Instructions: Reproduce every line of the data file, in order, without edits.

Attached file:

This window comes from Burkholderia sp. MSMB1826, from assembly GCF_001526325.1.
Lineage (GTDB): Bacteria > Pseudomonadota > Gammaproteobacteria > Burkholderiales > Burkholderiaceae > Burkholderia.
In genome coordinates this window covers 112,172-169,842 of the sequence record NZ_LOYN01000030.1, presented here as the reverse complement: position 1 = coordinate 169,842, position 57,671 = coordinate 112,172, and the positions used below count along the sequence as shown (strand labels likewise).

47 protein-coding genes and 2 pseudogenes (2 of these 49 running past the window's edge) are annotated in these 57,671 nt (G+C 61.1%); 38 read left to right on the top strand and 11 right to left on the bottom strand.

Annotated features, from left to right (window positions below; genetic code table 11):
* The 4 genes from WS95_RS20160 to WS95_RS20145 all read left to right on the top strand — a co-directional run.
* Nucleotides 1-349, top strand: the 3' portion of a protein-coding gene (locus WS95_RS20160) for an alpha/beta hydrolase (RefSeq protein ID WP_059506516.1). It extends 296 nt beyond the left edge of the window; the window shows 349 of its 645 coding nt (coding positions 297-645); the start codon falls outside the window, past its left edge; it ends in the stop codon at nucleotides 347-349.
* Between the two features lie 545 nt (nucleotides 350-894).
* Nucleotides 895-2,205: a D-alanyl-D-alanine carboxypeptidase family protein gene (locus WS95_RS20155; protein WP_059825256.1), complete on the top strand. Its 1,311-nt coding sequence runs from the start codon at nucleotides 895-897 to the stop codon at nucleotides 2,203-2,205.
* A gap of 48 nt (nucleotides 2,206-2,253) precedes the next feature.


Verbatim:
This window comes from Burkholderia sp. MSMB1826, from assembly GCF_001526325.1.
Lineage (GTDB): Bacteria > Pseudomonadota > Gammaproteobacteria > Burkholderiales > Burkholderiaceae > Burkholderia.
In genome coordinates this window covers 112,172-169,842 of the sequence record NZ_LOYN01000030.1, presented here as the reverse complement: position 1 = coordinate 169,842, position 57,671 = coordinate 112,172, and the positions used below count along the sequence as shown (strand labels likewise).

47 protein-coding genes and 2 pseudogenes (2 of these 49 running past the window's edge) are annotated in these 57,671 nt (G+C 61.1%); 38 read left to right on the top strand and 11 right to left on the bottom strand.

Annotated features, from left to right (window positions below; genetic code table 11):
* The 4 genes from WS95_RS20160 to WS95_RS20145 all read left to right on the top strand — a co-directional run.
* Nucleotides 1-349, top strand: the 3' portion of a protein-coding gene (locus WS95_RS20160) for an alpha/beta hydrolase (RefSeq protein ID WP_059506516.1). It extends 296 nt beyond the left edge of the window; the window shows 349 of its 645 coding nt (coding positions 297-645); the start codon falls outside the window, past its left edge; it ends in the stop codon at nucleotides 347-349.
* Between the two features lie 545 nt (nucleotides 350-894).
* Nucleotides 895-2,205: a D-alanyl-D-alanine carboxypeptidase family protein gene (locus WS95_RS20155; protein WP_059825256.1), complete on the top strand. Its 1,311-nt coding sequence runs from the start codon at nucleotides 895-897 to the stop codon at nucleotides 2,203-2,205.
* A gap of 48 nt (nucleotides 2,206-2,253) precedes the next feature.